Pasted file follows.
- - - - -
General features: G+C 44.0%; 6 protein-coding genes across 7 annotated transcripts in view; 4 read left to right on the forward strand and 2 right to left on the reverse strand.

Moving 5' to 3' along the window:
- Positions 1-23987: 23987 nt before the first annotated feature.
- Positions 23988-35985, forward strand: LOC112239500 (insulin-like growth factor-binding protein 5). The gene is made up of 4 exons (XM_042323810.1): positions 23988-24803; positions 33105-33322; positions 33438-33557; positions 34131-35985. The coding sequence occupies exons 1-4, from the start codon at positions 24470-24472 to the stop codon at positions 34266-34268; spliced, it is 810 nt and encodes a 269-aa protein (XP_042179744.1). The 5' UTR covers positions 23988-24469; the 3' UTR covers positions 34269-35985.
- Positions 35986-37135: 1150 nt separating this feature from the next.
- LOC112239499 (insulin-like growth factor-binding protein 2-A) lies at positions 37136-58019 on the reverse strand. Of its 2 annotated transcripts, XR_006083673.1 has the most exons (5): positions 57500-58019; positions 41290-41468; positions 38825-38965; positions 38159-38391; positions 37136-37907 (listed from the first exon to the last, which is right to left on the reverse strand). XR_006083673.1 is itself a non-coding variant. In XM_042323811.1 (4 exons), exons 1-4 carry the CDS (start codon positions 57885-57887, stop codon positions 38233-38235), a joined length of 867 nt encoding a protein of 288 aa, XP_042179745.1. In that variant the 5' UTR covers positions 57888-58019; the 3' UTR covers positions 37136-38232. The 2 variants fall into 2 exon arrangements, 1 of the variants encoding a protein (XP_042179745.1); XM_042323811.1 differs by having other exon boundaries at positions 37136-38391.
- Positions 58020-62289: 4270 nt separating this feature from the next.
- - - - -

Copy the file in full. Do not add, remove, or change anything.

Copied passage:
General features: G+C 44.0%; 6 protein-coding genes across 7 annotated transcripts in view; 4 read left to right on the forward strand and 2 right to left on the reverse strand.

Moving 5' to 3' along the window:
- Positions 1-23987: 23987 nt before the first annotated feature.
- Positions 23988-35985, forward strand: LOC112239500 (insulin-like growth factor-binding protein 5). The gene is made up of 4 exons (XM_042323810.1): positions 23988-24803; positions 33105-33322; positions 33438-33557; positions 34131-35985. The coding sequence occupies exons 1-4, from the start codon at positions 24470-24472 to the stop codon at positions 34266-34268; spliced, it is 810 nt and encodes a 269-aa protein (XP_042179744.1). The 5' UTR covers positions 23988-24469; the 3' UTR covers positions 34269-35985.
- Positions 35986-37135: 1150 nt separating this feature from the next.
- LOC112239499 (insulin-like growth factor-binding protein 2-A) lies at positions 37136-58019 on the reverse strand. Of its 2 annotated transcripts, XR_006083673.1 has the most exons (5): positions 57500-58019; positions 41290-41468; positions 38825-38965; positions 38159-38391; positions 37136-37907 (listed from the first exon to the last, which is right to left on the reverse strand). XR_006083673.1 is itself a non-coding variant. In XM_042323811.1 (4 exons), exons 1-4 carry the CDS (start codon positions 57885-57887, stop codon positions 38233-38235), a joined length of 867 nt encoding a protein of 288 aa, XP_042179745.1. In that variant the 5' UTR covers positions 57888-58019; the 3' UTR covers positions 37136-38232. The 2 variants fall into 2 exon arrangements, 1 of the variants encoding a protein (XP_042179745.1); XM_042323811.1 differs by having other exon boundaries at positions 37136-38391.
- Positions 58020-62289: 4270 nt separating this feature from the next.